Much as I love short story anthologies, I tend to find them lying around half-finished, simply because it is so easy to put them down at the end of a story and get sidetracked by some other shiny book.  So although I bought this book and started reading it back in September when it was first released, it was only recently that I picked it up again and realized I had a couple stories left to go.

The premise of this anthology is an argument started via blog between YA authors Justine Larbalestier and Holly Black about the relative merits of these mythological creatures.  The stories alternate between zombies and unicorns, with a few combining the two.  The editors provide introductions to each story, arguing the virtues of Team Zombie (Larbalestier) and Team Unicorn (Black).  Many big-name YA authors have contributed, including Meg Cabot, Garth Nix, Libba Bray, Cassandra Clare, and Scott Westerfeld.  The bickering between the editors feels, at times, a bit contrived, but the stories deliver in fun and exciting ways.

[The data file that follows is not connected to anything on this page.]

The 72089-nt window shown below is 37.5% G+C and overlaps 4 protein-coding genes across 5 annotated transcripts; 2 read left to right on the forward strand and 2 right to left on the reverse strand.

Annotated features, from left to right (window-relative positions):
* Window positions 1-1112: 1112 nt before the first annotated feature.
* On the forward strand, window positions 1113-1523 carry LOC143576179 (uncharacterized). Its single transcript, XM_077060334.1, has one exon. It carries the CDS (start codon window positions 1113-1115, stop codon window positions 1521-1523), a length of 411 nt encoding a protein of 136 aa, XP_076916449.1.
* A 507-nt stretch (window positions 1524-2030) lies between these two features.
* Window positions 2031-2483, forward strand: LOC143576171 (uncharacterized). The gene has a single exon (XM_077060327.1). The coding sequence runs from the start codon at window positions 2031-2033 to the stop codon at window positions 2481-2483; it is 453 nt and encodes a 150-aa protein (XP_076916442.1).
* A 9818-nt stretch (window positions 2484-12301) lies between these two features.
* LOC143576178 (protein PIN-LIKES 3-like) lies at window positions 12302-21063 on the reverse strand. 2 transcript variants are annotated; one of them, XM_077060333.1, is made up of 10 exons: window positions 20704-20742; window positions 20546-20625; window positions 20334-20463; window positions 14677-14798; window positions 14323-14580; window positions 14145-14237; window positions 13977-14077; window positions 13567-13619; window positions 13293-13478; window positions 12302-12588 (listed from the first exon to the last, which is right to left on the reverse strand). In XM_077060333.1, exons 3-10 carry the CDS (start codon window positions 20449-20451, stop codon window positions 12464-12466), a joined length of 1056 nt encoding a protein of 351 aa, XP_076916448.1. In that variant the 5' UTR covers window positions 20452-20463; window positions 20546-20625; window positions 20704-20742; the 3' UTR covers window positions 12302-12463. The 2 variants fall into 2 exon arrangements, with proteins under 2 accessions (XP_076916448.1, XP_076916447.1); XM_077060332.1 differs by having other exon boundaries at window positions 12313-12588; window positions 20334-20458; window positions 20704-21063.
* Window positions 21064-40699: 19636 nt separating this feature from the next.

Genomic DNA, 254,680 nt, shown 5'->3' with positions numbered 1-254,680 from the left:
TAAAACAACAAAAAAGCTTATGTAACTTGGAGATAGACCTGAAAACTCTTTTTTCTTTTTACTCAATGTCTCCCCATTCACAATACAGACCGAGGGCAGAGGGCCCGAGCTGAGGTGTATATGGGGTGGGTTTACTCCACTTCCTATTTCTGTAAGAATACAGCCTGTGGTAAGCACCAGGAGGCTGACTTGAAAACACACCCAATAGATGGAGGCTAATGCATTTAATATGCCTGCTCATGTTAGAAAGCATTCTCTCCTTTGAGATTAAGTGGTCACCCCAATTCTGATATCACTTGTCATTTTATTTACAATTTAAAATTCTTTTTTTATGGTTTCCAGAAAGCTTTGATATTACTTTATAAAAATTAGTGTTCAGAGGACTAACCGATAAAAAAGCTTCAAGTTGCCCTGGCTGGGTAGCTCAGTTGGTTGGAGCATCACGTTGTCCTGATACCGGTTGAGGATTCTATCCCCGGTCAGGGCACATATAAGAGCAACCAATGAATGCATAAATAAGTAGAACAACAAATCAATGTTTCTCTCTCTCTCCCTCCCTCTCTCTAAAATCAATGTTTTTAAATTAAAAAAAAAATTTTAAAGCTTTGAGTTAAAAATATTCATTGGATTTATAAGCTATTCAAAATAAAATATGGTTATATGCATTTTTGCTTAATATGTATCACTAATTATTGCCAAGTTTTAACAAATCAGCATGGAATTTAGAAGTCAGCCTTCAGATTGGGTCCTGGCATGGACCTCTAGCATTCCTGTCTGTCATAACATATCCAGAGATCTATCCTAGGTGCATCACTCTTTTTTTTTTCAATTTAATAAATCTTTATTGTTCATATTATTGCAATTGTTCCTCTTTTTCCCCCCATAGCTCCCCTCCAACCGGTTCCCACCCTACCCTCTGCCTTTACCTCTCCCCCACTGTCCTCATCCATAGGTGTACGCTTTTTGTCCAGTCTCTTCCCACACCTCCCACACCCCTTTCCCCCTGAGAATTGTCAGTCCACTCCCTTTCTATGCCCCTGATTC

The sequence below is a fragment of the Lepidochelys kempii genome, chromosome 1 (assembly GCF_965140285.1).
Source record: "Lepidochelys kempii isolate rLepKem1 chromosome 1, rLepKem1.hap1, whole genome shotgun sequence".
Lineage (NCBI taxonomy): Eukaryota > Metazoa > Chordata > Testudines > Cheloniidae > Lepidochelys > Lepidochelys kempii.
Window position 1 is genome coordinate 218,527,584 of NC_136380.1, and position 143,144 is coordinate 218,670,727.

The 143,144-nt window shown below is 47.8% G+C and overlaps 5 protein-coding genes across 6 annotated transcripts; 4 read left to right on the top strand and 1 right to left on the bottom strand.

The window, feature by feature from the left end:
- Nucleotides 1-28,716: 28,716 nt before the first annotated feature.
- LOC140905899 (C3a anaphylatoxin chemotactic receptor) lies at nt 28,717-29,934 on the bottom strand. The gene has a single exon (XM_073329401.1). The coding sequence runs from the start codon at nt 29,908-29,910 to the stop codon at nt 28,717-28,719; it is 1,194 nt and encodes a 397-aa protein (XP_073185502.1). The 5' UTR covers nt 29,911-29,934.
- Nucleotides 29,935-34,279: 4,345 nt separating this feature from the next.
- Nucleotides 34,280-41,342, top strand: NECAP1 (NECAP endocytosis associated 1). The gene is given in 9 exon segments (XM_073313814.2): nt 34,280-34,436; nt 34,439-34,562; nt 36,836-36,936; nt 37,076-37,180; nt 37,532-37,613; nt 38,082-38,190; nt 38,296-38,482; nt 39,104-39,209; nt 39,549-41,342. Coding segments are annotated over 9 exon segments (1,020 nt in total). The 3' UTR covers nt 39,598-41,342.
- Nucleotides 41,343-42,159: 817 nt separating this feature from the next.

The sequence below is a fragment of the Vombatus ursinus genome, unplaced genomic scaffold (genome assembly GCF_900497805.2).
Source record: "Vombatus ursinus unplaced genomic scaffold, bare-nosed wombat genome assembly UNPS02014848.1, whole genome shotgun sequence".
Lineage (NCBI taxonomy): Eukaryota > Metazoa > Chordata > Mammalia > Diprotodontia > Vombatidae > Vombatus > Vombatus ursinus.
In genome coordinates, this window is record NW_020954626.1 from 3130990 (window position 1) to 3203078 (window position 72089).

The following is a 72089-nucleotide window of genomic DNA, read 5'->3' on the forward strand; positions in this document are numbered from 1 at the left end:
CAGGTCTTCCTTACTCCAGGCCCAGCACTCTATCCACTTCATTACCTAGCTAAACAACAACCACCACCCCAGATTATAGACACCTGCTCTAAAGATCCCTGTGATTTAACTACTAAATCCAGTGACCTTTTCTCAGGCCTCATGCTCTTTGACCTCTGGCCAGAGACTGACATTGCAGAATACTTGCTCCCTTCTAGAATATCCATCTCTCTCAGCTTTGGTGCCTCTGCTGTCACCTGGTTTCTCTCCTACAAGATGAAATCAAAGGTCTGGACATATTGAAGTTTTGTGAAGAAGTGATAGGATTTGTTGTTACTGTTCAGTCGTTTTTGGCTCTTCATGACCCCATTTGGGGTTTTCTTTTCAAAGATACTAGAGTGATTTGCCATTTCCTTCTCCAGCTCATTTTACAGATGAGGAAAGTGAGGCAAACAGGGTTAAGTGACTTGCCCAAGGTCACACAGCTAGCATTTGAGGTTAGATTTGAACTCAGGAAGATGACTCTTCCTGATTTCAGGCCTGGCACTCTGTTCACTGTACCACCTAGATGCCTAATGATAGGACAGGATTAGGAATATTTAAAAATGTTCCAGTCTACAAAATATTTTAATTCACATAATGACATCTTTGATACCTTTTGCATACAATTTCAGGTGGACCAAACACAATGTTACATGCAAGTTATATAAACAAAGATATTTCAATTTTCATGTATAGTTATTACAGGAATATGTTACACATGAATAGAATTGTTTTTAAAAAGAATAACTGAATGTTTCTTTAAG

Personally, I was firmly on Team Unicorn when I picked this book up.  In a revelation that is sure to send shock waves through the book blogosphere, I must admit: I am not a fan of zombie literature.  I know it has been very popular of late, with World War Z and Pride and Prejudice and Zombies hitting bestseller lists everywhere.  But I just do not see the appeal of shuffling, leaking, previously-dead people trying to eat your brain.  Unicorns, on the other hand, have a complex and contradictory mythology.  They have healing powers and a sense of purity about them, and yet they can also be deadly.  They have an air of mystery about them.  They glow.  And they don’t leak body fluids.